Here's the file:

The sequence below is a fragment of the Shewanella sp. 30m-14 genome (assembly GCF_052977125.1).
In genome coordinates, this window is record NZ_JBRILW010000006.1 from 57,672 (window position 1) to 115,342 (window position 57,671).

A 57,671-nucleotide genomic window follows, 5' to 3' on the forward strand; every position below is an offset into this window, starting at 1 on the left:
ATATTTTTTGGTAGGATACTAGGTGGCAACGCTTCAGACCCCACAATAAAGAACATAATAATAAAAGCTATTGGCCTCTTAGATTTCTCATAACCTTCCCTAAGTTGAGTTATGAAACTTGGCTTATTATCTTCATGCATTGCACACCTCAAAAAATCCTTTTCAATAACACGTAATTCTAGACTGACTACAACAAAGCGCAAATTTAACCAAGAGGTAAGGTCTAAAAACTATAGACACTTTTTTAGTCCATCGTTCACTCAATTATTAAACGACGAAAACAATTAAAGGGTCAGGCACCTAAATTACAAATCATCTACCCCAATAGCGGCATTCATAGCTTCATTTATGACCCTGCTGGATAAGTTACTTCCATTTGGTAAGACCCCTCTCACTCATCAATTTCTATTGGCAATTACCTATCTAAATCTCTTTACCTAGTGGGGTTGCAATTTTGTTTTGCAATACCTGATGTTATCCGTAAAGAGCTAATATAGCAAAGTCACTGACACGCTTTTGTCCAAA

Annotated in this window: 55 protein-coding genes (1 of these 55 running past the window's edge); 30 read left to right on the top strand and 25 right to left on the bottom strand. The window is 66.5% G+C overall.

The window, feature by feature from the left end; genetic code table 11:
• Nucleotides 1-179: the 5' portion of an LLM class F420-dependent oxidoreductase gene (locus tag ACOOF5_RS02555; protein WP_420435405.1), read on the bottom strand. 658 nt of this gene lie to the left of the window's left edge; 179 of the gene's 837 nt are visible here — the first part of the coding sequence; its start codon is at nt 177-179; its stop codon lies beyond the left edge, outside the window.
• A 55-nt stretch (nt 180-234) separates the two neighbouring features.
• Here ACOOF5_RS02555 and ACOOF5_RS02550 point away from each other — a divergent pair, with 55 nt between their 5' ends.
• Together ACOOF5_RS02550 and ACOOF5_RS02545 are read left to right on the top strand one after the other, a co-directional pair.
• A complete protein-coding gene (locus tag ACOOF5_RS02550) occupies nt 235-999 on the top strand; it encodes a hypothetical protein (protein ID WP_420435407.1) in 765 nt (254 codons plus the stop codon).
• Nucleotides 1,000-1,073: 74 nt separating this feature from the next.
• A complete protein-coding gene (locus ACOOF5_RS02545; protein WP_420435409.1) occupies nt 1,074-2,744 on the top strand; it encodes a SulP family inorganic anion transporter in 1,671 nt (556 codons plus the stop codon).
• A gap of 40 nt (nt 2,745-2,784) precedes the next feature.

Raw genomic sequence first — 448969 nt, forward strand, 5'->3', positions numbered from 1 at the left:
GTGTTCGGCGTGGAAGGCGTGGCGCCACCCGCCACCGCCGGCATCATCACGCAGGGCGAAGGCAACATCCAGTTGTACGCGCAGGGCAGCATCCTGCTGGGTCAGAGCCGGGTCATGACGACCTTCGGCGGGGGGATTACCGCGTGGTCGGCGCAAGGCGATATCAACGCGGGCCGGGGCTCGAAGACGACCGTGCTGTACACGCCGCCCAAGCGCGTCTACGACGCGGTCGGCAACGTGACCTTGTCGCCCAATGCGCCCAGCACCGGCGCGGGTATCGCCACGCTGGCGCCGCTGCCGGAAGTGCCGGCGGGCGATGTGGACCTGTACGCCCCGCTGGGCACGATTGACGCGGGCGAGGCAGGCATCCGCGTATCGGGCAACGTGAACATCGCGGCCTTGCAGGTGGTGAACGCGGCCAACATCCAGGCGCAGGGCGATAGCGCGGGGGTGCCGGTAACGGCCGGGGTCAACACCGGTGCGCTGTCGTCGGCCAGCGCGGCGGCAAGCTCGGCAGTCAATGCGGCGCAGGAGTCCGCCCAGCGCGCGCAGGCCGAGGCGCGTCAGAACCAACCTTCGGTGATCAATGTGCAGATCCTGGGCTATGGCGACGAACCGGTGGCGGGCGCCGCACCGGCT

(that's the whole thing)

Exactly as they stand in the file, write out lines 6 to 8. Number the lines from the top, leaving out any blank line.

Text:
The window, feature by feature from the left end; genetic code table 11:
• Nucleotides 1-179: the 5' portion of an LLM class F420-dependent oxidoreductase gene (locus tag ACOOF5_RS02555; protein WP_420435405.1), read on the bottom strand. 658 nt of this gene lie to the left of the window's left edge; 179 of the gene's 837 nt are visible here — the first part of the coding sequence; its start codon is at nt 177-179; its stop codon lies beyond the left edge, outside the window.
• A 55-nt stretch (nt 180-234) separates the two neighbouring features.